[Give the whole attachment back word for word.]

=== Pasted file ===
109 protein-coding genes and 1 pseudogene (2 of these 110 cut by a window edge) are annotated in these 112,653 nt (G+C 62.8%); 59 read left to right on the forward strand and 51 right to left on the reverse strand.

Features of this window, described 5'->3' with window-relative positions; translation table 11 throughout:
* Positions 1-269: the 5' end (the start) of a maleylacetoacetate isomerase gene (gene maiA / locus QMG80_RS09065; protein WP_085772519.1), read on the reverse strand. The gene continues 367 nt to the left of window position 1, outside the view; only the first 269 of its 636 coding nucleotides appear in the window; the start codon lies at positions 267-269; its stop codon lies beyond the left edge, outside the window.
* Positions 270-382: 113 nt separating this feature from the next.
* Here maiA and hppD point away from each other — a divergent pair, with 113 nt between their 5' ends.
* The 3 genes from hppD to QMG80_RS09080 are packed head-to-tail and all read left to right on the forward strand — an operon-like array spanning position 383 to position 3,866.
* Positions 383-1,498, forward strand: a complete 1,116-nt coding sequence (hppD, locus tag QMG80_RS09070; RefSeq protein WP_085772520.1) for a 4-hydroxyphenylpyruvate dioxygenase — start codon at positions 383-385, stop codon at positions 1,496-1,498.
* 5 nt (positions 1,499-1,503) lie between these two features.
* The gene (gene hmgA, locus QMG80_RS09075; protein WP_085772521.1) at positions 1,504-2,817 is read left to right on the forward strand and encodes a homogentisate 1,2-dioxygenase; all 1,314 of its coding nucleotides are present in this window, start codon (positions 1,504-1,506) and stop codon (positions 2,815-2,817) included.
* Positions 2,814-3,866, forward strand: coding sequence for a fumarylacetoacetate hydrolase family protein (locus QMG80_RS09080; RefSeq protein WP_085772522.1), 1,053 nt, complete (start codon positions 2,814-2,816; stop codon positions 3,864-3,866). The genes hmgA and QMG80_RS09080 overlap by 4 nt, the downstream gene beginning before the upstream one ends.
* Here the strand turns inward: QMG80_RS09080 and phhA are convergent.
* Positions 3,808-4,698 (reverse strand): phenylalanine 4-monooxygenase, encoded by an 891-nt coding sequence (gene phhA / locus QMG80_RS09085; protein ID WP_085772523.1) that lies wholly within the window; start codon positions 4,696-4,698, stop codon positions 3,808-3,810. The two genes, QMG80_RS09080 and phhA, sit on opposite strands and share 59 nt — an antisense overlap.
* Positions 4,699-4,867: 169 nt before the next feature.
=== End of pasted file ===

109 protein-coding genes and 1 pseudogene (2 of these 110 cut by a window edge) are annotated in these 112,653 nt (G+C 62.8%); 59 read left to right on the forward strand and 51 right to left on the reverse strand.

Features of this window, described 5'->3' with window-relative positions; translation table 11 throughout:
* Positions 1-269: the 5' end (the start) of a maleylacetoacetate isomerase gene (gene maiA / locus QMG80_RS09065; protein WP_085772519.1), read on the reverse strand. The gene continues 367 nt to the left of window position 1, outside the view; only the first 269 of its 636 coding nucleotides appear in the window; the start codon lies at positions 267-269; its stop codon lies beyond the left edge, outside the window.
* Positions 270-382: 113 nt separating this feature from the next.
* Here maiA and hppD point away from each other — a divergent pair, with 113 nt between their 5' ends.
* The 3 genes from hppD to QMG80_RS09080 are packed head-to-tail and all read left to right on the forward strand — an operon-like array spanning position 383 to position 3,866.
* Positions 383-1,498, forward strand: a complete 1,116-nt coding sequence (hppD, locus tag QMG80_RS09070; RefSeq protein WP_085772520.1) for a 4-hydroxyphenylpyruvate dioxygenase — start codon at positions 383-385, stop codon at positions 1,496-1,498.
* 5 nt (positions 1,499-1,503) lie between these two features.
* The gene (gene hmgA, locus QMG80_RS09075; protein WP_085772521.1) at positions 1,504-2,817 is read left to right on the forward strand and encodes a homogentisate 1,2-dioxygenase; all 1,314 of its coding nucleotides are present in this window, start codon (positions 1,504-1,506) and stop codon (positions 2,815-2,817) included.
* Positions 2,814-3,866, forward strand: coding sequence for a fumarylacetoacetate hydrolase family protein (locus QMG80_RS09080; RefSeq protein WP_085772522.1), 1,053 nt, complete (start codon positions 2,814-2,816; stop codon positions 3,864-3,866). The genes hmgA and QMG80_RS09080 overlap by 4 nt, the downstream gene beginning before the upstream one ends.
* Here the strand turns inward: QMG80_RS09080 and phhA are convergent.
* Positions 3,808-4,698 (reverse strand): phenylalanine 4-monooxygenase, encoded by an 891-nt coding sequence (gene phhA / locus QMG80_RS09085; protein ID WP_085772523.1) that lies wholly within the window; start codon positions 4,696-4,698, stop codon positions 3,808-3,810. The two genes, QMG80_RS09080 and phhA, sit on opposite strands and share 59 nt — an antisense overlap.
* Positions 4,699-4,867: 169 nt before the next feature.